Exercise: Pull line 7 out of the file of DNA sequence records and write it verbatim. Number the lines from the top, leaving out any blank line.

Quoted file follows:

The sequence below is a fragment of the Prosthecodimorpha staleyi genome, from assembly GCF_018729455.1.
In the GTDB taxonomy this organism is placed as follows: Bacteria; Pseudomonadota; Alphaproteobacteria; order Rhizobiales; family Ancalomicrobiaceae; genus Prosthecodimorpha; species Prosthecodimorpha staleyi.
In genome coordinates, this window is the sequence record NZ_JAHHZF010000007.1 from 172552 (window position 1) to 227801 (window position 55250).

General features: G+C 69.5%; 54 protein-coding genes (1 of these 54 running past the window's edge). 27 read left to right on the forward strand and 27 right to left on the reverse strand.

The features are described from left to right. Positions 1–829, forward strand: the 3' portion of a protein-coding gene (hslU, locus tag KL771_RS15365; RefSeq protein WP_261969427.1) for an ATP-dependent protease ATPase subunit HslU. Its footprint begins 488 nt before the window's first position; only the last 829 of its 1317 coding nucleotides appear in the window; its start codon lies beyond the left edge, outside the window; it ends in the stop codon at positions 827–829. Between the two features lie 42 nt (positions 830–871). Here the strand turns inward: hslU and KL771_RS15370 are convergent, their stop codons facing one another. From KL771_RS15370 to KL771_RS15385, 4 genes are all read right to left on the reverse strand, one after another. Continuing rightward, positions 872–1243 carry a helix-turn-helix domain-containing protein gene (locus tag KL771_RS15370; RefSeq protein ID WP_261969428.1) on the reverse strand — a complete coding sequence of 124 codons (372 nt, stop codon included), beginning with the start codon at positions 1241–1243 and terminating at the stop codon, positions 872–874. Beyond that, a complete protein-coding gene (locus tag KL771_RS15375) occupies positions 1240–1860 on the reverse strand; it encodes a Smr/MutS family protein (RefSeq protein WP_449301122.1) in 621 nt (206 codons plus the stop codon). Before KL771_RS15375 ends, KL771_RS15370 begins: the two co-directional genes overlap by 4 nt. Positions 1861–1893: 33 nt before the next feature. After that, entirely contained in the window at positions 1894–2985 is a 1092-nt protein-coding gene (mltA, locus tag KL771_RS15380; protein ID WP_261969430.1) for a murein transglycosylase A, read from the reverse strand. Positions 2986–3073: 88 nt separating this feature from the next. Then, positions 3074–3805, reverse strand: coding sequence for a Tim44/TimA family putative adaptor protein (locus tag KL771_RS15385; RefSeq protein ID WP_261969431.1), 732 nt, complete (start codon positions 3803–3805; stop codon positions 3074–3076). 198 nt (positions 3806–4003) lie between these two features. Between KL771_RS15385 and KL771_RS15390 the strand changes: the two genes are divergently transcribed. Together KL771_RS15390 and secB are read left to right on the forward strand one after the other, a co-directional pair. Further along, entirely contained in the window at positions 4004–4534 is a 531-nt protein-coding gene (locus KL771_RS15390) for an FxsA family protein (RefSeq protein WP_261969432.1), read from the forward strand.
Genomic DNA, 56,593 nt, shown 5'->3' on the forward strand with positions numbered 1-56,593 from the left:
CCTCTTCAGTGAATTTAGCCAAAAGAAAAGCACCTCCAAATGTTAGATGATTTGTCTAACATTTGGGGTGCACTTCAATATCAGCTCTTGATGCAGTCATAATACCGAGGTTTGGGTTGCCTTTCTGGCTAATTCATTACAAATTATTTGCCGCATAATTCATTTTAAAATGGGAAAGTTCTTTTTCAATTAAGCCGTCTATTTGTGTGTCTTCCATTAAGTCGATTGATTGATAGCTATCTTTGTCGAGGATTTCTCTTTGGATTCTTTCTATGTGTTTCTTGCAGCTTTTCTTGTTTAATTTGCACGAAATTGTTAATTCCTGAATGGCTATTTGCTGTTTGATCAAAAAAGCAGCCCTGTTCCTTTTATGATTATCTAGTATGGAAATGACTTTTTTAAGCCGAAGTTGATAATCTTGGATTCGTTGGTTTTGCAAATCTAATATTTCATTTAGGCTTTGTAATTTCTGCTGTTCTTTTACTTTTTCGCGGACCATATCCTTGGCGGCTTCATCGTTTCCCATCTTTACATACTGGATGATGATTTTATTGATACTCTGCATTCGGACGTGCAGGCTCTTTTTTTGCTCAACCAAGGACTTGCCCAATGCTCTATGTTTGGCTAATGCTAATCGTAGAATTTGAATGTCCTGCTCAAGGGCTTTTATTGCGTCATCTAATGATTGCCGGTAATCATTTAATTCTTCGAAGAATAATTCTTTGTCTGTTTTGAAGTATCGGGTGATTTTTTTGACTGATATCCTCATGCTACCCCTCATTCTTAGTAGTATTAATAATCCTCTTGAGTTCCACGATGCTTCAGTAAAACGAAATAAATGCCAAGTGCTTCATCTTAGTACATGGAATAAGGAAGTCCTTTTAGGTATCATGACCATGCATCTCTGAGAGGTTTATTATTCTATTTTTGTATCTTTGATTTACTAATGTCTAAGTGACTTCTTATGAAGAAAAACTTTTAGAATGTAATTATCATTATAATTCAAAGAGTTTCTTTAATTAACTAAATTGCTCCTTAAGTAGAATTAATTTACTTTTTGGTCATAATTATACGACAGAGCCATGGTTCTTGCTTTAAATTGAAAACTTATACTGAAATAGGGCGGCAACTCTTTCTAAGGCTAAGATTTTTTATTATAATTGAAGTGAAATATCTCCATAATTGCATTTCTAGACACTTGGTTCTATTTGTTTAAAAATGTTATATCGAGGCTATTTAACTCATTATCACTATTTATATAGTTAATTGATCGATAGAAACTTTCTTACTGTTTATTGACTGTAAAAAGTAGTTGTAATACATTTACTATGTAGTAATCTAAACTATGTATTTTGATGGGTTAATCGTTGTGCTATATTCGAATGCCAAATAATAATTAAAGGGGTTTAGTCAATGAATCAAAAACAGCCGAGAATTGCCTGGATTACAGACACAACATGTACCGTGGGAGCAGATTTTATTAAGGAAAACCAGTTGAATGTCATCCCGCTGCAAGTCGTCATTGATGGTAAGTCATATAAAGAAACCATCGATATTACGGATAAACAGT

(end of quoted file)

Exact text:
CCTCTTCAGTGAATTTAGCCAAAAGAAAAGCACCTCCAAATGTTAGATGATTTGTCTAACATTTGGGGTGCACTTCAATATCAGCTCTTGATGCAGTCATAATACCGAGGTTTGGGTTGCCTTTCTGGCTAATTCATTACAAATTATTTGCCGCATAATTCATTTTAAAATGGGAAAGTTCTTTTTCAATTAAGCCGTCTATTTGTGTGTCTTCCATTAAGTCGATTGATTGATAGCTATCTTTGTCGAGGATTTCTCTTTGGATTCTTTCTATGTGTTTCTTGCAGCTTTTCTTGTTTAATTTGCACGAAATTGTTAATTCCTGAATGGCTATTTGCTGTTTGATCAAAAAAGCAGCCCTGTTCCTTTTATGATTATCTAGTATGGAAATGACTTTTTTAAGCCGAAGTTGATAATCTTGGATTCGTTGGTTTTGCAAATCTAATATTTCATTTAGGCTTTGTAATTTCTGCTGTTCTTTTACTTTTTCGCGGACCATATCCTTGGCGGCTTCATCGTTTCCCATCTTTACATACTGGATGATGATTTTATTGATACTCTGCATTCGGACGTGCAGGCTCTTTTTTTGCTCAACCAAGGACTTGCCCAATGCTCTATGTTTGGCTAATGCTAATCGTAGAATTTGAATGTCCTGCTCAAGGGCTTTTATTGCGTCATCTAATGATTGCCGGTAATCATTTAATTCTTCGAAGAATAATTCTTTGTCTGTTTTGAAGTATCGGGTGATTTTTTTGACTGATATCCTCATGCTACCCCTCATTCTTAGTAGTATTAATAATCCTCTTGAGTTCCACGATGCTTCAGTAAAACGAAATAAATGCCAAGTGCTTCATCTTAGTACATGGAATAAGGAAGTCCTTTTAGGTATCATGACCATGCATCTCTGAGAGGTTTATTATTCTATTTTTGTATCTTTGATTTACTAATGTCTAAGTGACTTCTTATGAAGAAAAACTTTTAGAATGTAATTATCATTATAATTCAAAGAGTTTCTTTAATTAACTAAATTGCTCCTTAAGTAGAATTAATTTACTTTTTGGTCATAATTATACGACAGAGCCATGGTTCTTGCTTTAAATTGAAAACTTATACTGAAATAGGGCGGCAACTCTTTCTAAGGCTAAGATTTTTTATTATAATTGAAGTGAAATATCTCCATAATTGCATTTCTAGACACTTGGTTCTATTTGTTTAAAAATGTTATATCGAGGCTATTTAACTCATTATCACTATTTATATAGTTAATTGATCGATAGAAACTTTCTTACTGTTTATTGACTGTAAAAAGTAGTTGTAATACATTTACTATGTAGTAATCTAAACTATGTATTTTGATGGGTTAATCGTTGTGCTATATTCGAATGCCAAATAATAATTAAAGGGGTTTAGTCAATGAATCAAAAACAGCCGAGAATTGCCTGGATTACAGACACAACATGTACCGTGGGAGCAGATTTTATTAAGGAAAACCAGTTGAATGTCATCCCGCTGCAAGTCGTCATTGATGGTAAGTCATATAAAGAAACCATCGATATTACGGATAAACAGT